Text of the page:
“Monotasking vs. Multitasking”… a short TEDTalks video (PEOPLE RAPIDTASK, NOT MULTITASK FOLKS!)
NOTE: I’m going to start a new category on my blog that is actually called, “HEY! I was going to say that!”
It’s going to be populated with Web content, or podcast links, etc. with regard to the things that are so well said, or explain things I have been thinking about and cannot articulate in any concise manner. And I’m making up a word here – rapidtasking. It’s what people can do, as I explain below.
This is one of those cases that I just came across, because I subscribe to the TEDTalks Video YouTube channel.
Paolo Cardini: Forget multitasking, try monotasking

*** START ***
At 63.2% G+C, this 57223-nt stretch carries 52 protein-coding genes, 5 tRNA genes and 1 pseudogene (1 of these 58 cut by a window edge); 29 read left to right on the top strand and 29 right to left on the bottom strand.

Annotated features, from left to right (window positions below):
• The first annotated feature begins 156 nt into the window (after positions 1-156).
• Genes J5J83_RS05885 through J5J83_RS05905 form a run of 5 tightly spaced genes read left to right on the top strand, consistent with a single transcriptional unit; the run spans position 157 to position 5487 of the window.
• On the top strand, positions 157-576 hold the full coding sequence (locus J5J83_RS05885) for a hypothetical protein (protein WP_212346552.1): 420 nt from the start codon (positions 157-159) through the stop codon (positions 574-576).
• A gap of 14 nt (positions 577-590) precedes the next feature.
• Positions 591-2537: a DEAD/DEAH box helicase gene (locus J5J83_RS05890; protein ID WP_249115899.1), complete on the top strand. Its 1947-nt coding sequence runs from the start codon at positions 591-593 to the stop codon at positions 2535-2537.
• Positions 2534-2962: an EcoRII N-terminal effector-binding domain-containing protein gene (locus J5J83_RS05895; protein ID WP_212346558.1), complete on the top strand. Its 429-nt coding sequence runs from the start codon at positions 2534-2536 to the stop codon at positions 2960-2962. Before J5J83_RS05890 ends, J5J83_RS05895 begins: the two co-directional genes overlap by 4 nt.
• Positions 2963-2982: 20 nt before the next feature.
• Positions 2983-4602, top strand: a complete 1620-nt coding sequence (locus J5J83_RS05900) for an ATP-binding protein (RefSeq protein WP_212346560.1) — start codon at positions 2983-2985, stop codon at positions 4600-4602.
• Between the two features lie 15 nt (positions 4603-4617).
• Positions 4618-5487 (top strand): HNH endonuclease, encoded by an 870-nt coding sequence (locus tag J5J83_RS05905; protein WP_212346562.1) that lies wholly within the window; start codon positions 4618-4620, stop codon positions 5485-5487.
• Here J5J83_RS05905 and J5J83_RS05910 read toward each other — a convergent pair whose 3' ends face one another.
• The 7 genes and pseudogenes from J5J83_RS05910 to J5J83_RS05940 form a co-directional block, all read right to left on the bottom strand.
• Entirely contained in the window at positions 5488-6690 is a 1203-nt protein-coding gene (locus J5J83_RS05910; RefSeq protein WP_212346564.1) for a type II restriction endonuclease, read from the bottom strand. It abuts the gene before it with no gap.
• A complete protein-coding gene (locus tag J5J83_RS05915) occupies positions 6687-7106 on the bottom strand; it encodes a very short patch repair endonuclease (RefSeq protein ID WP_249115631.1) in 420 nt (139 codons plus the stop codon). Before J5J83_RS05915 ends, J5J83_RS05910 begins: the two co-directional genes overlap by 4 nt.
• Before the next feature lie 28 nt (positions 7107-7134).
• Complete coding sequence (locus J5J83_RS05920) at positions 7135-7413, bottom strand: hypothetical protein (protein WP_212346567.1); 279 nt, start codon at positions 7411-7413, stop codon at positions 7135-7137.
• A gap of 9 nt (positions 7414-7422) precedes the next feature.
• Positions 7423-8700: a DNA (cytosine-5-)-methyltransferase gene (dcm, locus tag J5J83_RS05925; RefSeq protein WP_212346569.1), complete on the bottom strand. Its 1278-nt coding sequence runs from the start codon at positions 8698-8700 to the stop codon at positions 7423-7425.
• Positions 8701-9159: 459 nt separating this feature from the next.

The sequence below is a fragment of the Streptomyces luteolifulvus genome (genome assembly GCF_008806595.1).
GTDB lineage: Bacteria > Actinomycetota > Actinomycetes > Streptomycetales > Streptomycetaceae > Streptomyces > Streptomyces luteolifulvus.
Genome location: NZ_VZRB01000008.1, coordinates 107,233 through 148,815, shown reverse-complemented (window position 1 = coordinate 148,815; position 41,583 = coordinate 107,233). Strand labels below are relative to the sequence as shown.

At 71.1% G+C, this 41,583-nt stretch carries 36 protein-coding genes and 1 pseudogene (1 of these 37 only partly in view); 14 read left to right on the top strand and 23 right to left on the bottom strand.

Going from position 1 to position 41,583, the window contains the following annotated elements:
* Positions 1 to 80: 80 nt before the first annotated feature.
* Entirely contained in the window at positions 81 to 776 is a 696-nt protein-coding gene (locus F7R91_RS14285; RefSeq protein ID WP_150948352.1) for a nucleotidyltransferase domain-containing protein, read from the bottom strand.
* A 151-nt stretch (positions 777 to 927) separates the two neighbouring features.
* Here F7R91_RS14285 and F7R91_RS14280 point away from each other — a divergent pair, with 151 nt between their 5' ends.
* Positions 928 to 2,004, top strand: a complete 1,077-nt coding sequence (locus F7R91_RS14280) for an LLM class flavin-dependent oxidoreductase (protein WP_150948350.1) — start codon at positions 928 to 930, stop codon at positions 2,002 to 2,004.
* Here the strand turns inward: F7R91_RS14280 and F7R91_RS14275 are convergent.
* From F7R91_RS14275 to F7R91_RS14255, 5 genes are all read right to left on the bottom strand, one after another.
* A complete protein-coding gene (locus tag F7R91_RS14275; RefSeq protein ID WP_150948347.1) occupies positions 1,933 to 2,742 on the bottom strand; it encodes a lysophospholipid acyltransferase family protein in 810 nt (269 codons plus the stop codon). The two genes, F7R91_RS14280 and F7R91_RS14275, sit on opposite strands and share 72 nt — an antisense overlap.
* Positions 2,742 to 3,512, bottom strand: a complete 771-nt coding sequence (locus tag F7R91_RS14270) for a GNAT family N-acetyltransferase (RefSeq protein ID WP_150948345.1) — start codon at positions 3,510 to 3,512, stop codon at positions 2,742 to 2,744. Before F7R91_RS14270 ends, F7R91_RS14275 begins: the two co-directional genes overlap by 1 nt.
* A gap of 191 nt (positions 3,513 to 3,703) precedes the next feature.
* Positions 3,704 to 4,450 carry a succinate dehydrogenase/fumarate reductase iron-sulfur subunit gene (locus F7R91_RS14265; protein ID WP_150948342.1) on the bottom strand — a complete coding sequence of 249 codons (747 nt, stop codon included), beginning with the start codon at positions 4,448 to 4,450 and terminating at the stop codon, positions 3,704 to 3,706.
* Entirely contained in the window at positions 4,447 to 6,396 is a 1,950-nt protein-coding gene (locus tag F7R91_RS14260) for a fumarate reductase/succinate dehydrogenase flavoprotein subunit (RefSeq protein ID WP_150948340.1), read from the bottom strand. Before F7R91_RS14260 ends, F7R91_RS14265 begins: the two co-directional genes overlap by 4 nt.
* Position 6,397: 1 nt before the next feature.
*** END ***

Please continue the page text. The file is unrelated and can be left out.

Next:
TEDtalksDirector·1,284 videos on YouTube
I think multitasking is a myth, perpetuated by or at least not hindered by, marketing (in the end, follow the money, right?), and this is NOT a new thought by any stretch of the imagination (which is why I’m letting this super-short video speak to it).
If it is not perpetuated directly by marketing and profit motive directly(they just don’t take any responsibility for it in general -it’s not their problem), then it is at the very LEAST a lesson that humans need to rapidly learn when it comes to attempting to multitask in environments where their actions impinge on the health – or even the LIVES of others.
It is partially an inevitability, based on technological developments (which are exceedingly useful). But we have to recognize WHEN and WHERE and HOW it is appropriate and suitable for us to try to ‘multitask’ (or what really amounts to “rapidtasking” – maybe I made up a new word!).
People CAN ‘rapidtask’ because our brains can (for what they are) process information and act on it quickly.. enough… but not quickly enough to avoid endangering each other and causing some serious social dysfunction (my take on how people are interacting these days :-).